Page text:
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GTAP Resource #5545

"A Bayesian methodology for building consistent datasets for structural modeling Applying information theory to disparate and sparse agricultural datasets for IMPACT"
by Mason-D'Croz, Daniel, Sherman Robinson, Shahnila Dunston and Timothy Sulser

Simulation models are powerful tools that help us understand, analyze, and explain dynamic, complex systems. They provide empirical methodologies to explore how systems and agents behave and consider how they may change when responding to shocks and stresses. The power of these tools, however, depends on the quality of the data on which they are built. Many complex systems studied in the social sciences, including economic systems, are characterized by sparseness of available data on behavioral characteristics and system outcomes. Generally, there is no single data source that can provide all the necessary information and detail for building a complex, structural, simulation model. Even where good data are available, few datasets are “model ready” without a lot of processing and cleaning. To populate models with data requires significant effort to stitch together a complete, coherent, and model-consistent dataset from a multitude of sources that vary in scope, time-scale, completeness, and quality. Due to information scarcity and variable quality, this challenge is well-suited to a Bayesian approach to efficiently use all available data. To this end, we present a data management system where we apply information theoretic, cross-entropy estimation methods to various FAO agricultural datasets to generate a complete global database of agricultural production, demand, and trade for use in IFPRI’s IMPACT model, a global agricultural partial equilibrium multi-market model. We will describe the information theory that serves as the foundation of this methodology, as well as the practical implementation for use in IMPACT.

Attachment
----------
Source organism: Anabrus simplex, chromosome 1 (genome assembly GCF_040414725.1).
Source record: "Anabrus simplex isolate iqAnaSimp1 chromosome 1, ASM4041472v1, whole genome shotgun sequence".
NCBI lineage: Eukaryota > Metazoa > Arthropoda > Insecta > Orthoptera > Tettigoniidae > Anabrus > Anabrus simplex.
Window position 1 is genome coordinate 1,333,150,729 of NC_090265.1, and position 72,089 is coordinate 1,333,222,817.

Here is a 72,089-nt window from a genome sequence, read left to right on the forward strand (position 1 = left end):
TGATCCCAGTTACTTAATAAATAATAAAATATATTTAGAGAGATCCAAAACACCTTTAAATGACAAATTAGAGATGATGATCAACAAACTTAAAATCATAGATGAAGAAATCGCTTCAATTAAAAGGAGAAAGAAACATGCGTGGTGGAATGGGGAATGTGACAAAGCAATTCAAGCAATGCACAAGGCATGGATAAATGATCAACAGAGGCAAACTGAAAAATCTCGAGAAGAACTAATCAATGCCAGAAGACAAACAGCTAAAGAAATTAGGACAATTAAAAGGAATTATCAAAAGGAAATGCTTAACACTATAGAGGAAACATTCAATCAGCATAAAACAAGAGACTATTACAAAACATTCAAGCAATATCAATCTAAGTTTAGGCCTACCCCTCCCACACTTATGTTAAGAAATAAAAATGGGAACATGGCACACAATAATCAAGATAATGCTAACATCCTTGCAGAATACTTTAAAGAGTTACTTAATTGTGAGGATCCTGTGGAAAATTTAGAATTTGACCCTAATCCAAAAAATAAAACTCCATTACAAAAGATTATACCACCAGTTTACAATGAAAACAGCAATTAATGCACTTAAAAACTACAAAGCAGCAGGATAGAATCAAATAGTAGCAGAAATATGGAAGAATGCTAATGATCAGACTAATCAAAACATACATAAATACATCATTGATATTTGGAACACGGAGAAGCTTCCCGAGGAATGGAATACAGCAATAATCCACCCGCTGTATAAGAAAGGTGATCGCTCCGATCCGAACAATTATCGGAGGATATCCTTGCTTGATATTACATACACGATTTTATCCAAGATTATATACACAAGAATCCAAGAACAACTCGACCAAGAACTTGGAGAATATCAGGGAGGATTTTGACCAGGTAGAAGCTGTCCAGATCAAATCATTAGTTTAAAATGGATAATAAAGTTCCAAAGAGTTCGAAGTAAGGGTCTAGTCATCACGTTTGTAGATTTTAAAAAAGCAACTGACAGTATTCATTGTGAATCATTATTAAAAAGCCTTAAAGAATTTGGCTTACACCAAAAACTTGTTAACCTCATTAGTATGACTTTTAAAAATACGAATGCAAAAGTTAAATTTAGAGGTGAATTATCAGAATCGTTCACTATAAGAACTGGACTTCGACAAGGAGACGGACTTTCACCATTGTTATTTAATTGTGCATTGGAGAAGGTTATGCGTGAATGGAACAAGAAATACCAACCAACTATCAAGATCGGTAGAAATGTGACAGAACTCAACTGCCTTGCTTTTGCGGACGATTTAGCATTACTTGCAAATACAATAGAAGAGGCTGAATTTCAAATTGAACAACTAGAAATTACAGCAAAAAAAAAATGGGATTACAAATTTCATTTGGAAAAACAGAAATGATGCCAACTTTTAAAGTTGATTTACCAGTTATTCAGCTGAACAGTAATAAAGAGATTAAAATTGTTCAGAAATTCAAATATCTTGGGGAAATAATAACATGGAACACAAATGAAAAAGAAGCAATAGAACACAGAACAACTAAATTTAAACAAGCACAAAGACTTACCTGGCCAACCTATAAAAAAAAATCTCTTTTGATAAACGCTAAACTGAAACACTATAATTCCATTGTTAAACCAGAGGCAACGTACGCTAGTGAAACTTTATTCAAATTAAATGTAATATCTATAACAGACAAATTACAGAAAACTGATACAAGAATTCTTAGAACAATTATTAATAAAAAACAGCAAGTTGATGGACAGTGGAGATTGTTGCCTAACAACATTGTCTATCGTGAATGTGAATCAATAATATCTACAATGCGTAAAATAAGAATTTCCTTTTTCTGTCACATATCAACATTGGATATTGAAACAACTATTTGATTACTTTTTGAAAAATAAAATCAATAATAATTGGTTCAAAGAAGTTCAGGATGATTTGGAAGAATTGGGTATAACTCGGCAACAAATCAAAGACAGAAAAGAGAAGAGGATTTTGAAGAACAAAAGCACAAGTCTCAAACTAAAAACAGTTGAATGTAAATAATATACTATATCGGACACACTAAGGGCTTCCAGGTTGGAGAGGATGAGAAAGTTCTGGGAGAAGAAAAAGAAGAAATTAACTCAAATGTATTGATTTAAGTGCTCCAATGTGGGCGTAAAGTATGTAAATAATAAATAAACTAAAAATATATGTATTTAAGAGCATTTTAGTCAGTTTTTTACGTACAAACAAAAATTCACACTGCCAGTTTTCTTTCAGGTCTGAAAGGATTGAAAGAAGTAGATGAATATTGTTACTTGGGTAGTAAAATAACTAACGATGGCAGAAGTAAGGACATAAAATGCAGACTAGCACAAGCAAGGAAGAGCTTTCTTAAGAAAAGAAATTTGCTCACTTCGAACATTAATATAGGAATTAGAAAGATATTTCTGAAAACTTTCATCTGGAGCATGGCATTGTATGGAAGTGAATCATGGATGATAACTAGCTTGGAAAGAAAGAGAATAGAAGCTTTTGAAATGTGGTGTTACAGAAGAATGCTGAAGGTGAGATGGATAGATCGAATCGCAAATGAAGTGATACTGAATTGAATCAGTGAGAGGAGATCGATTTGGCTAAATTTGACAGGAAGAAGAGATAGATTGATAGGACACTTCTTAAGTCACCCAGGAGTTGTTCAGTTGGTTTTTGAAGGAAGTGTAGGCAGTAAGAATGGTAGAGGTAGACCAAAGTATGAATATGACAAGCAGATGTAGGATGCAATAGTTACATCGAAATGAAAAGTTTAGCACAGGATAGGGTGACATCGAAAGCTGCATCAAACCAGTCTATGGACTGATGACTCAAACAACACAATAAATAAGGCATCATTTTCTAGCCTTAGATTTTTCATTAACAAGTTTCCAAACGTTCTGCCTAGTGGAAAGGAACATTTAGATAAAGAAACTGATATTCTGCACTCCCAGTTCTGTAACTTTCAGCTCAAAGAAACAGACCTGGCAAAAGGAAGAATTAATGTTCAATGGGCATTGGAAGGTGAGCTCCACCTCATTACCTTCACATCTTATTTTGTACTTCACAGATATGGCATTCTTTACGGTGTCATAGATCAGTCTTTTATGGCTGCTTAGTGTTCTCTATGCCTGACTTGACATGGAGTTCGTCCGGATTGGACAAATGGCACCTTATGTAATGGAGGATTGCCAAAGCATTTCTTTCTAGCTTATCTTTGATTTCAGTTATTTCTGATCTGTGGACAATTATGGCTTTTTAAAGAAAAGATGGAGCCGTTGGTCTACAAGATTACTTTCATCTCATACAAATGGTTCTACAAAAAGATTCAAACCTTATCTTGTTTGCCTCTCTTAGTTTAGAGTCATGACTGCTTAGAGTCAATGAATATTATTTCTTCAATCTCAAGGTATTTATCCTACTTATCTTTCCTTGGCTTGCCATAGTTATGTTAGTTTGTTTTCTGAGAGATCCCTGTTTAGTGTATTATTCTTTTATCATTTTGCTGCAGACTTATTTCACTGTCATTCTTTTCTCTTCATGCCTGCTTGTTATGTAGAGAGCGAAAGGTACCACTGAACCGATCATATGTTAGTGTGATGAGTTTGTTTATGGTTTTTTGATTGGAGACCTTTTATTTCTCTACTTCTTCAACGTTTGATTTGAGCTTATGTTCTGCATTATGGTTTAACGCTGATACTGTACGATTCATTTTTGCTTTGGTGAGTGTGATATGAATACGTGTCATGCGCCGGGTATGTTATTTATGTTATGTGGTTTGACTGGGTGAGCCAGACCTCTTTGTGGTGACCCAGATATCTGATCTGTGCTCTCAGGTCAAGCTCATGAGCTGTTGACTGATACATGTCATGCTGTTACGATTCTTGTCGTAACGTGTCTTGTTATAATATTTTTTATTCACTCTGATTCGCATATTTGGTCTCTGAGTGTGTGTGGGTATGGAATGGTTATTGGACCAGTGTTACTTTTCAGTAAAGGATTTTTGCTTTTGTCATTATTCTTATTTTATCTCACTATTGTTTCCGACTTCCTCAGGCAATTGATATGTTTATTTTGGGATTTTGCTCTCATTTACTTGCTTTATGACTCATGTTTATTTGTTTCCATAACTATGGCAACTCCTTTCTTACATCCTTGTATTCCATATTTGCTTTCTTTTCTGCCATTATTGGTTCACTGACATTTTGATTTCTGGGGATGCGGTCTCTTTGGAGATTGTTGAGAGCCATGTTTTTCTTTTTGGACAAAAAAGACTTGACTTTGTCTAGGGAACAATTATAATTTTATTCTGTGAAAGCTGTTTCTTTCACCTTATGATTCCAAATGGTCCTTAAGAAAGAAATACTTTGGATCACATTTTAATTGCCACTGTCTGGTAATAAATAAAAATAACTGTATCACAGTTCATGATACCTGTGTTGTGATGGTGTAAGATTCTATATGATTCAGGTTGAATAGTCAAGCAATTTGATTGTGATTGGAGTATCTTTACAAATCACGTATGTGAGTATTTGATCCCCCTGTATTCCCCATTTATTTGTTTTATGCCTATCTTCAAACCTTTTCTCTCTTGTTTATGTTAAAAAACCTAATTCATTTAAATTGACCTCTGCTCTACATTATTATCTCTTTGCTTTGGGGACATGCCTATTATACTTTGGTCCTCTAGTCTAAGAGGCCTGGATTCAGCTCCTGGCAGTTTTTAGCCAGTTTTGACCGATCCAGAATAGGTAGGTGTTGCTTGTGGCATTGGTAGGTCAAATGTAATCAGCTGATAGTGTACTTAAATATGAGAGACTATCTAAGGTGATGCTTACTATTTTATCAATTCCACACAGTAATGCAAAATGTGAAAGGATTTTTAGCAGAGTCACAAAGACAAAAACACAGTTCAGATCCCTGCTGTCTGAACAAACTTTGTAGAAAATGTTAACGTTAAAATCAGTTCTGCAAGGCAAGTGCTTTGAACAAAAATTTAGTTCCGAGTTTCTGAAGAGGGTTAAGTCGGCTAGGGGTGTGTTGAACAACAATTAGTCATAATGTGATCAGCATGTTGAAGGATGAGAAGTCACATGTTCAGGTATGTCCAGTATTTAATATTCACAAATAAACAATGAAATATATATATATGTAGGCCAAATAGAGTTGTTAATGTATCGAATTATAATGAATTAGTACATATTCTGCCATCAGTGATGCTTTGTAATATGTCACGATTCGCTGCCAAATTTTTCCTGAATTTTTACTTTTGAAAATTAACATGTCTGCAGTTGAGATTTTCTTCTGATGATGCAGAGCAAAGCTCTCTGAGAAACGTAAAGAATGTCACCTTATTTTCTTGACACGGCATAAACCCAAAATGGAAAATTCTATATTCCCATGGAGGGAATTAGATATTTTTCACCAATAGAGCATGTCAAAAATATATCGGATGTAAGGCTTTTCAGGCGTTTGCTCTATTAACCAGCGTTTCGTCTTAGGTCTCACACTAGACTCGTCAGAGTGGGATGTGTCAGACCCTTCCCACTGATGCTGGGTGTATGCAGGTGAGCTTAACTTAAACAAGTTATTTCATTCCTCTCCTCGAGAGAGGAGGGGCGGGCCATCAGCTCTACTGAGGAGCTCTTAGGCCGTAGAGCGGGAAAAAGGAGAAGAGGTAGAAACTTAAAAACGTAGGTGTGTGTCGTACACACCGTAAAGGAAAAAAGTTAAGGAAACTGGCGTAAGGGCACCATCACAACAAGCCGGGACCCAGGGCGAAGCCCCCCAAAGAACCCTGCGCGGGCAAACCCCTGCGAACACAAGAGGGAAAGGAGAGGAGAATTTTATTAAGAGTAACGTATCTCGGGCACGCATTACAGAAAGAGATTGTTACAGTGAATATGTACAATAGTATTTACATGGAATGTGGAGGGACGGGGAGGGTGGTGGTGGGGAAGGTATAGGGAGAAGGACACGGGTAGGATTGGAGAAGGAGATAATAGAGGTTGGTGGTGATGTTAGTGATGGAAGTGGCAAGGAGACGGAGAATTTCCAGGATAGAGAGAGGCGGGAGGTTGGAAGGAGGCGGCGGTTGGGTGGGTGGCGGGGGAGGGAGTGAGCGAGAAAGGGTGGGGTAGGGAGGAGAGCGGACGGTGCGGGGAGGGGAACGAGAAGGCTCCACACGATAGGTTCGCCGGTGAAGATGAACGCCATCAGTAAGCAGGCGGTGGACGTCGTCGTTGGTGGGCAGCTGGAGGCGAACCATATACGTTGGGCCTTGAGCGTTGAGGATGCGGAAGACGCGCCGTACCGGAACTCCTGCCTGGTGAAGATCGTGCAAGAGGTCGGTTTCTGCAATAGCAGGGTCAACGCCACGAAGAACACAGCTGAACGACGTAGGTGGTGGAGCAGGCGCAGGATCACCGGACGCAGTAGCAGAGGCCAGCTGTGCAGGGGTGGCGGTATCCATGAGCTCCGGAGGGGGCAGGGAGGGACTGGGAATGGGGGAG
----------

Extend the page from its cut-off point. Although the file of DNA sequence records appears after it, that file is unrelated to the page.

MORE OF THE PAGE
This data estimation methodology was developed for a partial equilibrium modeling framework, but the principals presented, are applicable to other data processing problems, where there is sparse and poor-quality data (e.g., data for computable general equilibrium models).

Resource Details (Export Citation) GTAP Keywords
Category: 2018 Conference Paper
Status: Published
By/In: Presented at the 21st Annual Conference on Global Economic Analysis, Cartagena, Colombia
Date: 2018
Created: Mason-D'Croz, D. (4/14/2018)
Updated: Batta, G. (6/13/2018)
Visits: 2,021
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